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Data Transfers after Schrems II: The EU-US Disagreements over Data Privacy and National Security

By: Monika Zalnieriute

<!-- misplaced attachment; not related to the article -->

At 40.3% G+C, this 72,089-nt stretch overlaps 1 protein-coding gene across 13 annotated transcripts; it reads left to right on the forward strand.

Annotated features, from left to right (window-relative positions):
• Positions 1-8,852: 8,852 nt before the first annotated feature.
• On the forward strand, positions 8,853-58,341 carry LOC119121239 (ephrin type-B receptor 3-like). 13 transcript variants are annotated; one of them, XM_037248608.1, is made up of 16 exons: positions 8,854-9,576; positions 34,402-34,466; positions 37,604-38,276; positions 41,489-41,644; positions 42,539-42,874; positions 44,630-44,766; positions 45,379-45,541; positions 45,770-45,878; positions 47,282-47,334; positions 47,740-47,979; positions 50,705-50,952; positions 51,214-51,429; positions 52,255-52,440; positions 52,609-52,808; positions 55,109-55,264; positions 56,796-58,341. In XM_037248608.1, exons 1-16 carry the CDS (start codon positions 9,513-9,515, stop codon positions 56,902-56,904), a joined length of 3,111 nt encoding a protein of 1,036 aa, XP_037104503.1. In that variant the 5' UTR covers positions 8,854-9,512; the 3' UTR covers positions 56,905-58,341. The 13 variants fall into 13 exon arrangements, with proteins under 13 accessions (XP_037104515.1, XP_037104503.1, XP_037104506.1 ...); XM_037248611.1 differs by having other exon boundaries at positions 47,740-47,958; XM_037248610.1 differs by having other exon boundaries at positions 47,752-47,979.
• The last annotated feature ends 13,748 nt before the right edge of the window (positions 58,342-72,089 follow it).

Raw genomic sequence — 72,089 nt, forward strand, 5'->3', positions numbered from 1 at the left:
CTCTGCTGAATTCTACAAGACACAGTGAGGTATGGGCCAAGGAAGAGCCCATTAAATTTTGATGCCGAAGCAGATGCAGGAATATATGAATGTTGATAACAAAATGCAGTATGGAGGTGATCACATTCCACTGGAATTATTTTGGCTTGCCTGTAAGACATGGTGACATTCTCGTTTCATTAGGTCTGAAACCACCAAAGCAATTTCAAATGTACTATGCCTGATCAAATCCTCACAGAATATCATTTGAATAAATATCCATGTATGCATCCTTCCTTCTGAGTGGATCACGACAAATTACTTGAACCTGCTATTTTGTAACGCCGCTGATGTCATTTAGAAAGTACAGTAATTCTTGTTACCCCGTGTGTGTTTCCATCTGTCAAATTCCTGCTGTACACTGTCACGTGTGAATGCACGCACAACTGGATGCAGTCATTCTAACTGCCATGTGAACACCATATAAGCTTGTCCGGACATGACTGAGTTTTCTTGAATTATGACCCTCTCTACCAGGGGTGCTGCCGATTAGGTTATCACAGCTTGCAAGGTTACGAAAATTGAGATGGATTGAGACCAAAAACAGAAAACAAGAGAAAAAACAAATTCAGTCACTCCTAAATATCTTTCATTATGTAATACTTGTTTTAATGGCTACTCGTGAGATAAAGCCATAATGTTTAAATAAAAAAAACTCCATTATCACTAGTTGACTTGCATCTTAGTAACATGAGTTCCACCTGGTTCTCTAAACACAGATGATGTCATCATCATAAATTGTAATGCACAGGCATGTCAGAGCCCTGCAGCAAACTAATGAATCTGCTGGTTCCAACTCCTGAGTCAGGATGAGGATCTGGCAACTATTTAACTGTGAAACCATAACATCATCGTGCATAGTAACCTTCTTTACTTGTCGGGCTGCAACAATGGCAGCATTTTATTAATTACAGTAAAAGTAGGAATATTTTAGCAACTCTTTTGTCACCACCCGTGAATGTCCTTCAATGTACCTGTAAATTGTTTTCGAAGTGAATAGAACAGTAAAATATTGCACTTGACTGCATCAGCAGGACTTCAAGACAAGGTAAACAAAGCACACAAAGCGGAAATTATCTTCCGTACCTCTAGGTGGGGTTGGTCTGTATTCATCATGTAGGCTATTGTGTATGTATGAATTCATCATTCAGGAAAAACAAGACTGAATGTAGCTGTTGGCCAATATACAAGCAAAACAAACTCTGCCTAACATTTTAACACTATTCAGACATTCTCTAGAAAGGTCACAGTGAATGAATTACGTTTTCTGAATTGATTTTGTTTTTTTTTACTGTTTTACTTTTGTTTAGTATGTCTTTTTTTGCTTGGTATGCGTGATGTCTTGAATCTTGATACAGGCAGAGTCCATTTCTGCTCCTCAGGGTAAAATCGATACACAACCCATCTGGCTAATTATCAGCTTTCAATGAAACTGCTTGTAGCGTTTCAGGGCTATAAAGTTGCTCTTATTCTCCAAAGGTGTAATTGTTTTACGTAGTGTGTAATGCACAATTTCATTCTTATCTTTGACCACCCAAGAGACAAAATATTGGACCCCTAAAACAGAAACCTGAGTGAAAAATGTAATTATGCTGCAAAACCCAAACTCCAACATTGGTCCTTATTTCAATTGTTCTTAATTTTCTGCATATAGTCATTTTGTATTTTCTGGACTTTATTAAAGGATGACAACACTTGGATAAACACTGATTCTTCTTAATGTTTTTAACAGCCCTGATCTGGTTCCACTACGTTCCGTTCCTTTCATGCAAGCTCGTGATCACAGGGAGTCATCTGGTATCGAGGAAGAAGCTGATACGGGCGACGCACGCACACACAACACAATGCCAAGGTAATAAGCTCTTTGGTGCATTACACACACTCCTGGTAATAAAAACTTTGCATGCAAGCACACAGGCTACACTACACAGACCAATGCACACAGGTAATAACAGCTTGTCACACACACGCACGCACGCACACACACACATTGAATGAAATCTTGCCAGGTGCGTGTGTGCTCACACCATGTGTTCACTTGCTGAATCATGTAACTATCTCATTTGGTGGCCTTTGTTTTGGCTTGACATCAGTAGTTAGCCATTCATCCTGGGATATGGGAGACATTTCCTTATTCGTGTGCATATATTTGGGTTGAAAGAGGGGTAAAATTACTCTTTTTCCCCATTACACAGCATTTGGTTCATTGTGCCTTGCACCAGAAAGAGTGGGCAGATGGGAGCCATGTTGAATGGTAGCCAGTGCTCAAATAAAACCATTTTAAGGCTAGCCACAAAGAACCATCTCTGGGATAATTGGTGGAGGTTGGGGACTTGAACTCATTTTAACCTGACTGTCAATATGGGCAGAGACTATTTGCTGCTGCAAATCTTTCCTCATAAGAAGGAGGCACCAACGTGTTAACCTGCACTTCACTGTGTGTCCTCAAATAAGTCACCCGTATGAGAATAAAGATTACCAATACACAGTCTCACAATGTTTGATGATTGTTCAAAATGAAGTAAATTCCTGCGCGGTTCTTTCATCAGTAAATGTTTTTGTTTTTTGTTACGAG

In the long-awaited Schrems II decision, the Court of Justice of the European Union (CJEU) took a radical, although not an unexpected, step in invalidating the Privacy Shield Agreement, which facilitated data transfers between the European Union and the United States. Schrems II illuminates long-lasting international disagreements between the EU and the United States over data protection, national security, and the fundamental differences between the public and private approaches to the protection of human rights in the data-driven economy and modern state. This Article approaches the decision via an interdisciplinary lens of international law and international relations and situates it in a broader historical context. In particular, I rely on the historical institutionalist approach, which emphasizes the importance of time and timing (also called sequencing) as well as institutional preferences of different actors to demonstrate that the Schrems II decision further solidifies and cements CJEU’s principled approach to data protection, rejecting data securitization and surveillance in the post-Snowden era. Schrems II aims to rebalance the terms of international cooperation in data sharing across the Atlantic and beyond. It is the outcome that US tech companies and the government feared. Yet, they are not the only actors displeased with the decision. An institutionalist emphasis illuminates that the EU is not a monolithic block, and that the Schrems II outcome is also contrary to the strategy and preferences of the EU Commission. The invalidation of the Privacy Shield will now (again) require either a reorientation of EU policy and priorities or an accommodation of the institutional preferences of its powerful political ally––the United States. The CJEU decision runs counter to the European Data Strategy and places a $7.1 trillion transatlantic economic relationship at risk. Historical institutional analysis suggests that structural changes in the US legal system to address the inadequacies in the Schrems II judgment are unlikely. Therefore, the EU Commission will act quickly to create a solution––another quick, contractual “fix”––to accommodate US exceptionalism and gloss over the decades of disagreement between the EU and United States over data protection, national security, and privacy. When two powerful actors are unwilling to change their institutional preferences, “contracting out” the protection of human rights in international law is the most convenient option.


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